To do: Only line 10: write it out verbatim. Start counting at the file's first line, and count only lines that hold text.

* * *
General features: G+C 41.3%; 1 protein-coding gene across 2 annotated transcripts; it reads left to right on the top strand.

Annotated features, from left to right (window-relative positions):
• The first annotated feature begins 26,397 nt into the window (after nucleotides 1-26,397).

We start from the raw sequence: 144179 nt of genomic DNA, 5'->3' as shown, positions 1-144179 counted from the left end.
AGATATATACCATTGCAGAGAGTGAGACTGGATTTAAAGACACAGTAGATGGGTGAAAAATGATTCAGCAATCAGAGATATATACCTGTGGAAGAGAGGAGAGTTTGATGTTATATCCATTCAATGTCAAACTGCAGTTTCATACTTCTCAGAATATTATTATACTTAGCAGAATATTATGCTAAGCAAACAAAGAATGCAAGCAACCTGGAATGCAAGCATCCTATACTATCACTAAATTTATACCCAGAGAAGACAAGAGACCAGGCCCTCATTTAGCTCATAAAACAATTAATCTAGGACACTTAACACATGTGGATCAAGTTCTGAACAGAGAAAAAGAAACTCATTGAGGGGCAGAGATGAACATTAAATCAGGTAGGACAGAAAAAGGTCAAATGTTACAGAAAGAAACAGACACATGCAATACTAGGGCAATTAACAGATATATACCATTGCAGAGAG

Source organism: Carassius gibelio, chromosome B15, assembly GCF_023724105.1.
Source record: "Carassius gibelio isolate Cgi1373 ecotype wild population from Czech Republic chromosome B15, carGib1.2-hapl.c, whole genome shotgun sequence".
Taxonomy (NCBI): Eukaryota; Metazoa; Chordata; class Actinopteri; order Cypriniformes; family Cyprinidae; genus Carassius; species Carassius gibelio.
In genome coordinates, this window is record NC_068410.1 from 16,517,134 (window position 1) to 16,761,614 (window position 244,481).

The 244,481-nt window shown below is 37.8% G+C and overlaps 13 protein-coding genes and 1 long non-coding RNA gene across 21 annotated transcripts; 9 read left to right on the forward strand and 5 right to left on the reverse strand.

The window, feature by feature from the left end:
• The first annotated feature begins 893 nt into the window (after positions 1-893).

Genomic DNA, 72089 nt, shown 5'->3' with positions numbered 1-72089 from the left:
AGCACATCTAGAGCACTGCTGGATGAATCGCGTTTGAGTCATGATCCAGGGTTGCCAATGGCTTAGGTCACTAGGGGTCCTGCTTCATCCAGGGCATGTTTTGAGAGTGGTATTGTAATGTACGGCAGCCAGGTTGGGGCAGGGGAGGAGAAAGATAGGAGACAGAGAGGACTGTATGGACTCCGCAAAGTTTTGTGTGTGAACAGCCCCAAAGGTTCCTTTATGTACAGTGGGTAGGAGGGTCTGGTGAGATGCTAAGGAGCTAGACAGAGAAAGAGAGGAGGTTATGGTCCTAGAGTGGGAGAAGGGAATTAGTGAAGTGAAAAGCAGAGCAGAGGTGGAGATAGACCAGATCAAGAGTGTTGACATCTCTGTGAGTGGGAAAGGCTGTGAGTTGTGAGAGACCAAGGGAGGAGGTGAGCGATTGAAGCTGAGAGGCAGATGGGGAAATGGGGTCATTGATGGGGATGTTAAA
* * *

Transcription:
The 244,481-nt window shown below is 37.8% G+C and overlaps 13 protein-coding genes and 1 long non-coding RNA gene across 21 annotated transcripts; 9 read left to right on the forward strand and 5 right to left on the reverse strand.